Image Source: Meer
After being postponed for two years because to the Covid-19 outbreak, Oktoberfest has now returned in Germany.
The largest beer festival in the world, Oktoberfest, began on Saturday for the first time since 2019, ending a two-year hiatus brought on by the coronavirus outbreak.
The event, which typically draws over 6 million visitors to Munich each year, including tourists from all over the world, attracted thousands of people wearing “Lederhosen,” or leather trousers, a classic staple of Bavarian culture.
The enormous beer festival kicked off with Munich’s mayor tapping the first keg and saying “o’zapft is,” which translates to “it’s tapped” in Bavarian. After that, partygoers flocked to venues at 9:00 a.m. local time to get excellent seating.
In honor of Oktoberfest, which is currently in its 187th iteration, Euronews has gathered a collection of some of the best images from the event, including shots of the bicep-testing beer jugs, pretzels the size of dinner plants, people dressed traditionally, and much more.
At long communal tables, revelers sip beer while munching on sausages, pretzels, or pig knuckles while listening to oompah musicians.
The initial 16-day period leading up to the first Sunday in October was when Munich’s Oktoberfest was held. However, that calendar was modified in 1994 with the reunification of Germany: If the first Sunday falls on October 1 or 2, the event is extended until German Unity Day, on October 3.
Dieter Reiter, the mayor of Munich, declared earlier this year that there would be no Covid-19 restrictions on the Oktoberfest, which takes place from September 17 to October 3.
Oktoberfest through the years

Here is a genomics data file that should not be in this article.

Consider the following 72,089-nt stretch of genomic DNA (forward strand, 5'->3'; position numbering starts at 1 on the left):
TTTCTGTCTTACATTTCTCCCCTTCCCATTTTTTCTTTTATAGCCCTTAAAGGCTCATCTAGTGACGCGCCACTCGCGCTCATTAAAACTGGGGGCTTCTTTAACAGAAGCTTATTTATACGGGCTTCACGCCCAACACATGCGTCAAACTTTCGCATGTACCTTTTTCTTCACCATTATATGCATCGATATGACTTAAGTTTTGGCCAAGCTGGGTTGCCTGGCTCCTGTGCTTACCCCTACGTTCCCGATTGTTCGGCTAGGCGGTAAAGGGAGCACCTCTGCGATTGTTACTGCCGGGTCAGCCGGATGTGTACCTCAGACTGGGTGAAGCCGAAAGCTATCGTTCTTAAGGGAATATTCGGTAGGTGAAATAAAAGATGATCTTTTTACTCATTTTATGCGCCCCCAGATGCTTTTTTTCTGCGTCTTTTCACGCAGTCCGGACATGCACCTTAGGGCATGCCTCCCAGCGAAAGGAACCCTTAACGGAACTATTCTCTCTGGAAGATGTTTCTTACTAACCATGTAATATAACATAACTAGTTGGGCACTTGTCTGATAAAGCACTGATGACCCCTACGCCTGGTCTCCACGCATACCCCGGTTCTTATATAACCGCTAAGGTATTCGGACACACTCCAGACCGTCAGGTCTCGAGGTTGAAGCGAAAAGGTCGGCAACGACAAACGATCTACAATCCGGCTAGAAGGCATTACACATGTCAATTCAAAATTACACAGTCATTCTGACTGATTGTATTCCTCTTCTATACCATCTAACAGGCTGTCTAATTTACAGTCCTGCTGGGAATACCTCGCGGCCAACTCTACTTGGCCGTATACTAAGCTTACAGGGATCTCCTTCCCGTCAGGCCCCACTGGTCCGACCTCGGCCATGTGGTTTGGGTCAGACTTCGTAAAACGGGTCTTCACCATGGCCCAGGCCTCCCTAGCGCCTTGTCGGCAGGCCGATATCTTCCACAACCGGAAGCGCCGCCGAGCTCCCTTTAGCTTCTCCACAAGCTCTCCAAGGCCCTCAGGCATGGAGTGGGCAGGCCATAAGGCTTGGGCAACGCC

The largest Volksfest in the world, Oktoberfest, includes a beer festival and a mobile amusement park. It takes place each year in Munich, Bavaria. More than six million tourists from abroad and within the country attended the 16- to 18-day folk festival, which took place from mid or late-September to about the first Sunday in October. Locally, it is referred to as d’Wiesn, after the informal name for the fairs, Theresienwiese. Since its inception in 1810, Oktoberfest has played a significant role in preserving Bavarian culture. Similar to the original Oktoberfest celebrations in Munich, Oktoberfest celebrations are also held in other places across the world.
A lot of Oktoberfest beer is consumed throughout the celebration. For instance, 7.7 million liters of beer were served over the course of the 16-day celebration in 2014, making it the year with the highest volume of beer consumption at Oktoberfest. In addition, visitors enjoy various activities like games, side stalls, and rides. Traditional meals come in a huge range as well.
Originally, the 16 days before the first Sunday in October were when the Munich Oktoberfest was held. This established schedule was changed in 1994 as a result of the unification of Germany. Therefore, the event would last until October 3 if the first Sunday in October comes on October 1 or October 2. (German Unity Day). The celebration now lasts 17 days when the first Sunday falls on October 2 and 18 days when it falls on October 1. To commemorate the occasion’s bicentennial, the celebration in 2010 ran until the first Monday in October (October 4).
In 2013, 6.4 million people went to Oktoberfest, and 6.7 million liters of beer were supplied to attendees.
The official cancellation of the 2020 Oktoberfest owing to the current coronavirus pandemic was announced on April 21, 2020, by Munich Mayor Dieter Reiter and Bavarian Minister-President Markus Söder. The next Oktoberfest will happen in 2022, as Minister-President Söder and Mayor Reiter confirmed on May 3, 2021. Söder noticed that social isolation was impossible in the festival’s beer tents.